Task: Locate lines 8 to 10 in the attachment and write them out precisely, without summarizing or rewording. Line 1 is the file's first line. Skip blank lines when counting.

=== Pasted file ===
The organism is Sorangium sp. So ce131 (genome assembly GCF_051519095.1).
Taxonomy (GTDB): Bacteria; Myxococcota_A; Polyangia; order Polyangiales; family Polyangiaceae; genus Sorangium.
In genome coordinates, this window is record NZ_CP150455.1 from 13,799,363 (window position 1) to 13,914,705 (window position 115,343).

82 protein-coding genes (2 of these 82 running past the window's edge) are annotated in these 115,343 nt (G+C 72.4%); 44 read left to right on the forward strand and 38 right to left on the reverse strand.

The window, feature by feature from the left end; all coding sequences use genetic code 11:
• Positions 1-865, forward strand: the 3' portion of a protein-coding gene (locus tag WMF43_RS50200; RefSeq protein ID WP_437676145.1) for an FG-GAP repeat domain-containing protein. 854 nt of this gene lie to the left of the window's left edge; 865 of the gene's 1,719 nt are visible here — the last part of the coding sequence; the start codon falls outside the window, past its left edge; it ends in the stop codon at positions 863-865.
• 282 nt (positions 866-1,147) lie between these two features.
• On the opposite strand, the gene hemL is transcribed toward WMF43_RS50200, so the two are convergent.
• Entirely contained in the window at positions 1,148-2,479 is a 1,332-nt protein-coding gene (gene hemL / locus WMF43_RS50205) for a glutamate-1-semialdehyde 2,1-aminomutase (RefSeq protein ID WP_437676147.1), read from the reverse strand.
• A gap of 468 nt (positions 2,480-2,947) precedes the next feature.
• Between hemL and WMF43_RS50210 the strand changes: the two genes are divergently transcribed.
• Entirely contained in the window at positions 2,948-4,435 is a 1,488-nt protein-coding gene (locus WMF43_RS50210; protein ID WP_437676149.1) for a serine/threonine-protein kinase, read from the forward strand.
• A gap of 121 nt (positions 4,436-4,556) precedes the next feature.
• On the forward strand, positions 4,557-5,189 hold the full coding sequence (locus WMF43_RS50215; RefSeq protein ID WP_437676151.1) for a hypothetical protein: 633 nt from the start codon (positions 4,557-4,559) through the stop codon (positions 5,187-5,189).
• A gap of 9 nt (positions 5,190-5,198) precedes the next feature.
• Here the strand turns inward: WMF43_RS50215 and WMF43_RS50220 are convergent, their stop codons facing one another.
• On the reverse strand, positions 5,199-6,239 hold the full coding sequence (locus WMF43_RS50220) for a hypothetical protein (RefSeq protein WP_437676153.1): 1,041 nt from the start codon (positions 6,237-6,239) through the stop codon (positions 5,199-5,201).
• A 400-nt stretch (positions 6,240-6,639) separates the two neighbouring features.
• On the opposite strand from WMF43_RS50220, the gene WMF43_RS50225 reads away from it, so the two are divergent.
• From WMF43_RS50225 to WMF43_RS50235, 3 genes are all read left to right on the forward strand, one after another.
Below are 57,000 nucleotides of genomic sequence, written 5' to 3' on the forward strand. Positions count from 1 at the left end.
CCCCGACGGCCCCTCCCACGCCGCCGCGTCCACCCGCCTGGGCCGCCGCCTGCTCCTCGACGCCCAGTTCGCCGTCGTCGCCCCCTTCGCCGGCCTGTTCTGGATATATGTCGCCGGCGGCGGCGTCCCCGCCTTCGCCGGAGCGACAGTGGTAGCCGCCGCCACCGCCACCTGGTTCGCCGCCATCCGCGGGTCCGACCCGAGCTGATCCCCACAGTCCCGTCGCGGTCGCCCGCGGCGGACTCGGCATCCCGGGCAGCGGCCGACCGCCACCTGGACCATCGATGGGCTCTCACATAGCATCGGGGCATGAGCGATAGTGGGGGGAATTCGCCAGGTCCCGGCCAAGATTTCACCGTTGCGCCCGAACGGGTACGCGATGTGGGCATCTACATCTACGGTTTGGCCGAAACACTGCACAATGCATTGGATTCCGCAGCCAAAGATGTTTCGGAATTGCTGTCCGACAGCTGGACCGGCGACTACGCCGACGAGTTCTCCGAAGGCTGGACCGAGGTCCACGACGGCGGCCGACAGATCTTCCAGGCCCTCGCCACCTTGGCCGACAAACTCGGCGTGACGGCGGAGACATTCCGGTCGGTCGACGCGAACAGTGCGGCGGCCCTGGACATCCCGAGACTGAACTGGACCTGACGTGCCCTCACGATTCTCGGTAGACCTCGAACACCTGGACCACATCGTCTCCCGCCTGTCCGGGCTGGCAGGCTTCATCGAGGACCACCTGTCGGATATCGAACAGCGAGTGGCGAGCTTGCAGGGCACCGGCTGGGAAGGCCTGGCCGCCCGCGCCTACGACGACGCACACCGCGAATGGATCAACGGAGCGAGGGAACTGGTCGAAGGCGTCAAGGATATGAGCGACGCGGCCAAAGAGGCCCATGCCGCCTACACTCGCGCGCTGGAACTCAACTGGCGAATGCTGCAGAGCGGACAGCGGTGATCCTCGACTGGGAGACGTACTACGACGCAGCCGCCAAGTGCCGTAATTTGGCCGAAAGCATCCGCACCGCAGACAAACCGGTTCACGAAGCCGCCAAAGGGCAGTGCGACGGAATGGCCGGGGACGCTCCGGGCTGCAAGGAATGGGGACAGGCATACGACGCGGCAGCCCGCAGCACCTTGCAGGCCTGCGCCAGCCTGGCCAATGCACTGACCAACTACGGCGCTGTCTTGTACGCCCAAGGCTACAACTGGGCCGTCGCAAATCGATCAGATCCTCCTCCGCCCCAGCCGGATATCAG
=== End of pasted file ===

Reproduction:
• On the opposite strand, the gene hemL is transcribed toward WMF43_RS50200, so the two are convergent.
• Entirely contained in the window at positions 1,148-2,479 is a 1,332-nt protein-coding gene (gene hemL / locus WMF43_RS50205) for a glutamate-1-semialdehyde 2,1-aminomutase (RefSeq protein ID WP_437676147.1), read from the reverse strand.
• A gap of 468 nt (positions 2,480-2,947) precedes the next feature.